Training opportunities

Another challenge of using POCUS in primary care “is when the treating provider steps outside of their training or their comfort zone to make decisions that they shouldn't be making or making interpretations of something that they are not trained to do,” said ACP Member Thomas Robertson, MD, an internal medicine physician at Allegheny Health Network in Pittsburgh. However, for trained clinicians who are knowledgeable about and comfortable with the technology, there are few risks, he stressed.

Dr. Robertson became fascinated with POCUS as a medical student and began developing ultrasound curricula as a resident. However, he said he found that the only way to really learn it is by doing. “You need to go around to patients and practice both image acquisition and then image interpretation,” he said.

ACP is actively helping internal medicine physicians improve both their knowledge and their hands-on skills by offering several live ultrasound courses for various care settings, as well as an array of interactive online learning tools, Dr. Chick said.

“We believe strongly that structured education to build cognitive knowledge and supervised direct hands-on training to build physical skills are necessary for the appropriate implementation of point-of-care ultrasound,” she added. “A growing number of medical students and residents are learning these skills during the course of their training, but many practicing physicians are seeking their POCUS training through ACP because they didn't have the benefit of training with these machines.”

While POCUS is now part of his daily practice, Dr. Zhang noted a slow learning curve and said he initially fell victim to a false sense of confidence that didn't match his initial skill. “As I did more and more, I found out the nuances of POCUS and how just moving your probe by a quarter of an inch can really change what the image would look like,” he said. “At the very beginning [I had] this false sense of security, but now I respect the machine more and the utility of it.”

He added, “POCUS can be very, very dangerous if you're not asking the appropriate questions, and even more dangerous if you abandon your clinical judgment.” When teaching residents now, Dr. Zhang tells them, “Don't use POCUS as a crutch to lean on. Use it as a compass to guide you.”

“Physicians always have to keep in mind limitations of most of their equipment and their own abilities,” Dr. Chick added. “Just like physicians are not going to necessarily perform an invasive procedure based on an indeterminant heart sound that they detect with their stethoscope, we certainly don't train people to perform an invasive procedure without a full understanding of what they're looking at in an ultrasound image.”

To bill or not?

Even though the cost of POCUS devices has come down, economical questions still remain, especially with regard to billing and reimbursement.

“Since I work at an academic center, most of our studies are not submitted for billing,” Dr. Wagner said. Even so, the cost is worth it, he noted, and billing at his facility is changing as POCUS is implemented across the entire health system.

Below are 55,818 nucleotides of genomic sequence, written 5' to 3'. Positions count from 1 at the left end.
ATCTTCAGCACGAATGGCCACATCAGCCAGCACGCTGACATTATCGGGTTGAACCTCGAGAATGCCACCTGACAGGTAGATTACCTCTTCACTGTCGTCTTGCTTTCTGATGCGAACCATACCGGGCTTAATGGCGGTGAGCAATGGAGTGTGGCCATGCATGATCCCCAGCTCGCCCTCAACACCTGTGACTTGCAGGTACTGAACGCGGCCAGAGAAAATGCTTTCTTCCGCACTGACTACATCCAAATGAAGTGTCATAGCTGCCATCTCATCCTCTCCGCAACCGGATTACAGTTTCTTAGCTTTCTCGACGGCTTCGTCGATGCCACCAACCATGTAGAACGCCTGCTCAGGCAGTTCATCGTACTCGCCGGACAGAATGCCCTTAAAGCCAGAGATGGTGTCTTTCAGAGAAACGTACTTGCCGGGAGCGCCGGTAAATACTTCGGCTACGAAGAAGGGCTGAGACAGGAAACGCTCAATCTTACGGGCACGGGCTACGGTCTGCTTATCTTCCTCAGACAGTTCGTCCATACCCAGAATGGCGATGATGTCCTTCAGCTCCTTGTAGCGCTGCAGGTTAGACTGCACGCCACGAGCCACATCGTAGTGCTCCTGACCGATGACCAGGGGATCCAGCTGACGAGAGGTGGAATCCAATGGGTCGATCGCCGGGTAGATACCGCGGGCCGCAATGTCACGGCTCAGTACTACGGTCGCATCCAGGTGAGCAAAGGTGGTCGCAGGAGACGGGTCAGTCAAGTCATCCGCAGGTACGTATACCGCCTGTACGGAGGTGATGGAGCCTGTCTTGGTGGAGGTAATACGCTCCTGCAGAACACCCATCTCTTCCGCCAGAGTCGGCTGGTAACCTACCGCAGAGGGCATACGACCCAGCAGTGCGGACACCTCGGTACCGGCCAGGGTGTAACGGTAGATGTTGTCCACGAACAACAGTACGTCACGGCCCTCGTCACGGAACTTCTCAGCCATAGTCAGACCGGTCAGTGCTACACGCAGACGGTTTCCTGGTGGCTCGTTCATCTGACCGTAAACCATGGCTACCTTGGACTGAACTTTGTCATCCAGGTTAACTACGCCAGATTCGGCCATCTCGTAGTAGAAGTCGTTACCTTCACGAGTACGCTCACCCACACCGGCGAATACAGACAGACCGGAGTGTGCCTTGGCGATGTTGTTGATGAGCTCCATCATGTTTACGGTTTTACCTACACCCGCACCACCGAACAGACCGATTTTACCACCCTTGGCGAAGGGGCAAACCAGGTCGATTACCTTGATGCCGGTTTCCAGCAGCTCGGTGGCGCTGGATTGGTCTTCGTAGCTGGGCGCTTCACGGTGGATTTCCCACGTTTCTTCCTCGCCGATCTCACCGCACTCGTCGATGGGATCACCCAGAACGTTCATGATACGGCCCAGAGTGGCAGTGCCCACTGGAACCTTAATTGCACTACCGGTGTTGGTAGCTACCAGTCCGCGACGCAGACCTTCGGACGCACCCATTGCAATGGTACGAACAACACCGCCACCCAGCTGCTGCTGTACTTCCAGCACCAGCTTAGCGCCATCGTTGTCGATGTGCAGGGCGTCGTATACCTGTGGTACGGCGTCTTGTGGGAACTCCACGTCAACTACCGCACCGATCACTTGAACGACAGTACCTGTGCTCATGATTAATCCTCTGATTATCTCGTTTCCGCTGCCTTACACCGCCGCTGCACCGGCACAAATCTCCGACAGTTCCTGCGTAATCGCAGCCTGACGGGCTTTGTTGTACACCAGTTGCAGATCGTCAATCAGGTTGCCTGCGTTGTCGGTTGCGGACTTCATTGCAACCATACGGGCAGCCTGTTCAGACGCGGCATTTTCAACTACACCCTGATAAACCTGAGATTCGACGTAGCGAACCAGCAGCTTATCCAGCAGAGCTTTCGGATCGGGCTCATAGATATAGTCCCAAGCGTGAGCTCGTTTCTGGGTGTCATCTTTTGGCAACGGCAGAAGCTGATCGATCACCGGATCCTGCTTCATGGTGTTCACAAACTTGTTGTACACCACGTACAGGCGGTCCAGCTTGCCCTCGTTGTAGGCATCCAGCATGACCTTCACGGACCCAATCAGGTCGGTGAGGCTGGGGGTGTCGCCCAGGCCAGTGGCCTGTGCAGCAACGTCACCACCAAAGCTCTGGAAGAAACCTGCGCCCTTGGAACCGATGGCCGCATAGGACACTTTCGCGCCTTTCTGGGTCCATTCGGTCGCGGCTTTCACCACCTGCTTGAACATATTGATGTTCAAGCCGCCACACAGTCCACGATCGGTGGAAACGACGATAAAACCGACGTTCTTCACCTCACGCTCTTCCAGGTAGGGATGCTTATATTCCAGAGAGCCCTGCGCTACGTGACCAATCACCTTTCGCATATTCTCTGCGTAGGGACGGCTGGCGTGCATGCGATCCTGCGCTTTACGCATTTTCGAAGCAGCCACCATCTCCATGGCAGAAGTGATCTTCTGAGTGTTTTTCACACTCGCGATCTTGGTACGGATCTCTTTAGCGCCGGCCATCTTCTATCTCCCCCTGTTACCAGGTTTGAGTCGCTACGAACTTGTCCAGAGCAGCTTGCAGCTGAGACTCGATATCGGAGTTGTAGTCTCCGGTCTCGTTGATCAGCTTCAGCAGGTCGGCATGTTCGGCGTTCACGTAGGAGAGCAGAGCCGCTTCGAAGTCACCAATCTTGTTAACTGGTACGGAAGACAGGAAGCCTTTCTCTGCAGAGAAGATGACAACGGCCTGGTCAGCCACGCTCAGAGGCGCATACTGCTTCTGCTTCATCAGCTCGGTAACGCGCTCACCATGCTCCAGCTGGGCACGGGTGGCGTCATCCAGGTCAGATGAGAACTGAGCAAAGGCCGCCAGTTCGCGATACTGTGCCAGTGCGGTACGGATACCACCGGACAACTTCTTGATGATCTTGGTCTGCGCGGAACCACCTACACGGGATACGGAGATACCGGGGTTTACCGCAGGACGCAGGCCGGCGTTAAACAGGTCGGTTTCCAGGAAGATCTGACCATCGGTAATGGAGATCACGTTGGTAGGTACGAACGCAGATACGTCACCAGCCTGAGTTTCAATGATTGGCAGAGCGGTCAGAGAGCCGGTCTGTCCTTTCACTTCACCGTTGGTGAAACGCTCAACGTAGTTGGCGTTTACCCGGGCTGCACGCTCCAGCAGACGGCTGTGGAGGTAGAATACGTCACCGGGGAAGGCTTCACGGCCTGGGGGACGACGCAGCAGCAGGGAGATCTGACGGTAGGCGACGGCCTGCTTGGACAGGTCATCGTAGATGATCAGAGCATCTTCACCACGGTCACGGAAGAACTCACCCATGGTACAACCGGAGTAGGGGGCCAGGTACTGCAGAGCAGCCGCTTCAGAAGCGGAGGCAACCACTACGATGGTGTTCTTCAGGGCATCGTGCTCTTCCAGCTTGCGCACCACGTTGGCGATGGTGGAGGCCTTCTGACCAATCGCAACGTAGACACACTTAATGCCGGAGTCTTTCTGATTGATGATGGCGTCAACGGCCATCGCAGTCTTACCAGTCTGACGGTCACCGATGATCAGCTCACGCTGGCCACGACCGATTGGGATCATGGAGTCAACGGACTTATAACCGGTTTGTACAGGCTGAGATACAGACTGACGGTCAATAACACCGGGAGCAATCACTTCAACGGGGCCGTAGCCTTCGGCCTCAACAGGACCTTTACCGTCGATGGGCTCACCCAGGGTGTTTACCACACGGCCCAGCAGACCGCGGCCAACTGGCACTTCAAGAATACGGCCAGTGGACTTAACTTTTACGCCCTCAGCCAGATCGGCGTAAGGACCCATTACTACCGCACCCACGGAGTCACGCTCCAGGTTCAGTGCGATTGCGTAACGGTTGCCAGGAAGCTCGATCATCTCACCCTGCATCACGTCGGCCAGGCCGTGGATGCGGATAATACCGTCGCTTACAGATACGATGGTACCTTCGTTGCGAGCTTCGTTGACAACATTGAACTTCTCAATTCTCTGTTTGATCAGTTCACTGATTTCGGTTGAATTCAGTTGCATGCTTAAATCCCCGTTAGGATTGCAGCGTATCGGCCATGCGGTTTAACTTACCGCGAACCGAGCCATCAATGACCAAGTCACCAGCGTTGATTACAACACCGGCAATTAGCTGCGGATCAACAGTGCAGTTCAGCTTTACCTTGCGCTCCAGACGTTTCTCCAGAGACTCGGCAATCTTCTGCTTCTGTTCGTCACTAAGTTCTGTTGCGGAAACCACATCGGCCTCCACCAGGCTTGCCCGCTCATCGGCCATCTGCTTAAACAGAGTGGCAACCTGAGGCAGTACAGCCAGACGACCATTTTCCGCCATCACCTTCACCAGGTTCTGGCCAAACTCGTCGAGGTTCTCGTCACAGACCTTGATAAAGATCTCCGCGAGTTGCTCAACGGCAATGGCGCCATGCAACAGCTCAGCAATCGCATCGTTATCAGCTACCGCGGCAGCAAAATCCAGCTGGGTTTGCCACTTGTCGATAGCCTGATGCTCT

Dr. Robertson said that while cost-effectiveness of POCUS can be difficult to study, the technology can improve clinical outcomes, reduce procedural complication and failure rates, and help reduce time to appropriate treatment, as well as radiation. “Now, whether or not internists are billing for ultrasound in terms of revenue generation, it's dependent on the hospital [and] on the practicing clinician, but I do think ultimately our goal is to provide the best care for our patients, and point-of-care ultrasound is a tool that we should use to provide the best care for our patients,” he said.

Dr. Robertson only bills for POCUS when he is using it to guide a procedure and when the images are saved and permanently stored in the electronic medical record, not when performing diagnostic imaging. Like Dr. Wagner, he believes the cost is worth it. “It's really the future of medicine and providing the best care, so it's absolutely worth the investment,” he said. “On the grand scheme in terms of what health care costs are, it's actually quite a minimal investment.”

One tip Dr. Chick offered was to potentially share POCUS devices with other services if possible. “You don't have to have one machine per person,” she said. In addition, handheld machines are useful and more affordable. However, she said, “they have some downsides in terms of how the images are processed and how easy it is to get those images into your electronic health record, for instance.”

Future studies should focus on providing more evidence for the specific diagnostic accuracy of particular ultrasound findings, according to Dr. Chick. For example, she said, “Diagnostic accuracy for venous thrombosis is fairly well established, but the specific techniques that have the most accuracy could be further refined.”

Dr. Wagner said it will become easier to do multicenter studies with larger numbers of patients as more primary care physicians become comfortable and proficient with POCUS. As POCUS becomes more portable and user-friendly, he said, it should be viewed less as a diagnostic imaging method and more as an essential clinical skill.

“This is going to be, or in many ways already is, a standard element in the toolbox of an internal medicine physician at the point of care,” Dr. Chick said. “This is certainly well within the internal medicine scope of practice, and I think you're going to see more and more internal medicine physicians training to use this skill as they would any other diagnostic or physical examination aid.”